- Kerli, a singer
- Arvo Pärt, a composer
- Hannah Ild, a house and trance artist
- Neeme Järvi, a conductor, has worked with several orchestras around the world
- Lennart Meri, a writer, politician and the second President of Estonia, involved in the restoration of independence
- Sven Lõhmus, a music producer
- Metsatöll, a folk metal band
- Ilon Wikland, an artist, has illustrated most of Astrid Lindgren's books
- Fabian Gottlieb von Bellingshausen, a Baltic German explorer, led the expedition that discovered Antarctica
- Mena Suvari, an actress of partial Estonian descent
- Vanilla Ninja, a pop group that achieved reasonable success in Europe during the mid-2000s
- Kristina migun-Vähi, a skier, multiple time Olympic champion
- The other larger cities besides Tallinn are Tartu, the "intellectual center" of the country, Narva, a city on the river bordering Russia, and Pärnu, a beach resort in southwestern Estonia.
- Estonian symbols include the cornflower, the barn swallow and the Tall Hermann (a tower of the Toompea Castle) flying the national flag.
- Estonia doesn't really seem to have a "national" sport (with the possible exception of cross-country skiing), instead there are periods when one or two athletes' successes make whatever discipline they're competing in popular (even sumo wrestling!).
- It is one of the least religious countries in the world, along with the Czech Republic.
- Lotte is a popular cartoon character from several movies who's well on her way on becoming the Estonian equivalent of Spongebob or Mickey Mouse with the amount of merchandise (and apparently, a theme park) involving her.
- Estonian historic currency, before adopting the euro, was the kroon.
- The largest island in Estonia, Saaremaa, was hit by a meteorite several thousand years ago leaving a set of craters and possibly inspiring several myths.
- Estonia won the Eurovision Song Contest in 2001 back when it still took the contest reasonably seriously, setting off a wave of "new" countries winning.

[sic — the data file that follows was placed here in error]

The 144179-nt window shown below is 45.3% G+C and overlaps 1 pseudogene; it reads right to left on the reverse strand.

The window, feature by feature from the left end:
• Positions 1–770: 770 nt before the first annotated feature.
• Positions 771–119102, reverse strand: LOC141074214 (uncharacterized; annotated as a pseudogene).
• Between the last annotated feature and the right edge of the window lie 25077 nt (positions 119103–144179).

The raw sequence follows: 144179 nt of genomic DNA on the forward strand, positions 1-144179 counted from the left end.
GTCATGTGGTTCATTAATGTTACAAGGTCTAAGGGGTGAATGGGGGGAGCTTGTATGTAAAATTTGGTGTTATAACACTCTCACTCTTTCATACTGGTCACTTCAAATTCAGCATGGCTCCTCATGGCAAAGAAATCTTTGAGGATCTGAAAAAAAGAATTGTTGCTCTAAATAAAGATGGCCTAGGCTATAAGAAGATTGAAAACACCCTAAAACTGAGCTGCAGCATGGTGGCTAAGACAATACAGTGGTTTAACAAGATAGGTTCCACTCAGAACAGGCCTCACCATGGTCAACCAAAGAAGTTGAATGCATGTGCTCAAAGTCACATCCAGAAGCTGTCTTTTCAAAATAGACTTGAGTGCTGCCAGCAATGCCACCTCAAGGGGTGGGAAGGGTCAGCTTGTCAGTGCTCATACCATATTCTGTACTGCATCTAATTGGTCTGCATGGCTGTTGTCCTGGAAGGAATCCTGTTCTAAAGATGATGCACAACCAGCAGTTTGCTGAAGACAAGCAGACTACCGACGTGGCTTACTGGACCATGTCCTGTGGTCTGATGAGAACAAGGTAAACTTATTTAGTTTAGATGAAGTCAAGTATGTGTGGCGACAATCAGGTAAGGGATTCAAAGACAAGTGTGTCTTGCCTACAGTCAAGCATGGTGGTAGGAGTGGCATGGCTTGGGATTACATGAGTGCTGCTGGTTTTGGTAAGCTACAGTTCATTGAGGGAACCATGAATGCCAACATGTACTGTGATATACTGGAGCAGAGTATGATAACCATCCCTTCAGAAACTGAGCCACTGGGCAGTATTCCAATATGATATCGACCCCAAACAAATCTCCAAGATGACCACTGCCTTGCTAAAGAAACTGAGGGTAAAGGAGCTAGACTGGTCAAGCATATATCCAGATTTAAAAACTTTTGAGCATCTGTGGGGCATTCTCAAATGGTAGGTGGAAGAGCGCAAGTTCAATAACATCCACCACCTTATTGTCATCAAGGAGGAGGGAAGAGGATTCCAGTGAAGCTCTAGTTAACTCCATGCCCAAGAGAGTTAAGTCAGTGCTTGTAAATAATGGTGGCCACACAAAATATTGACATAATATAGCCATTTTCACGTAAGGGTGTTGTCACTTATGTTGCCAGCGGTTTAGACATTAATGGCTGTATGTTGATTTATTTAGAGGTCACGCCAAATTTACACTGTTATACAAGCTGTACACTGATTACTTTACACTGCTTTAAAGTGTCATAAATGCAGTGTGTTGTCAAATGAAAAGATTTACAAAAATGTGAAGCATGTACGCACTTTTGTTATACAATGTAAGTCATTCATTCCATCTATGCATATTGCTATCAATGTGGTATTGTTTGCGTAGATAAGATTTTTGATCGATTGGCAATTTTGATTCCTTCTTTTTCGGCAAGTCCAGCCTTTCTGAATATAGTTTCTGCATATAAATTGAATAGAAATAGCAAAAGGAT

- Despite being similar to countries like Switzerland or the Netherlands by area, Estonia is much smaller by population, with about 1,3 million people.
- Piotr Skut in The Adventures of Tintin. (His name, however, is not well researched and initially merely serves as a pun vehicle for "Scoot".)
- Also, Leena Klammer aka Esther Coleman from Orphan.
- Eduard Von Bock is the Moe Anthropomorphism of Estonia in Axis Powers Hetalia. He's better known for his "LATVIAAAAAAAA!" scream, his Badly Battered Babysitter antics with the Mochis and some epic Hollywood Hacking.
- Estonia from Scandinavia and the World, primarily known for desperately wanting to be Scandinavian.
- Tangerines, Estonia's first Academy Award nomination, about two Estonian tangerine farmers caught in the middle of the Abkhazian War in early 1990's Georgia.
- General Vladimir, a former Soviet general who appears in the 1979 Smiley's People; he and his organisation is depicted as no-hopers... eleven years before the country became independent.
- The Fencer, a joint Finnish/German/Estonian production, is set in a rural Estonian village during the time of the USSR in the aftermath of World War II.
- Estonia Is Only Tallinn: Nearly a third of Estonia's population lives in Tallinn or surrounding areas, so it's expected.
- My God, You Are Serious: The reaction of most people when they learn that The Singing Revolution was exactly that. It was the cutest revolution imaginable, succeeding without a shot being fired, and aided by the suspicious convenience of the Soviet Putsch collapsing within hours of Estonia declaring independence.
- Please Select New City Name: Most cities have historical German (and occasionally Russian) names, with Tallinn being known as Reval for most of its existence (which, confusingly enough, is derived from the Estonian name Rävala, the historical region where it's located). Similarly, the islands of Saaremaa and Hiiumaa are also known by the Scandinavian names Ösel and Dagö.
- Surprisingly Good English: Seems to be common in northern Europe in general, and makes even more sense in a small country.
The Estonian flag
Various interpretations had been attributed to the flag's colors, of which one of the most popular is that by poet Martin Lipp: blue symbolizes the skies; black both the soil and Estonia's troubled history; and white purity and commitment.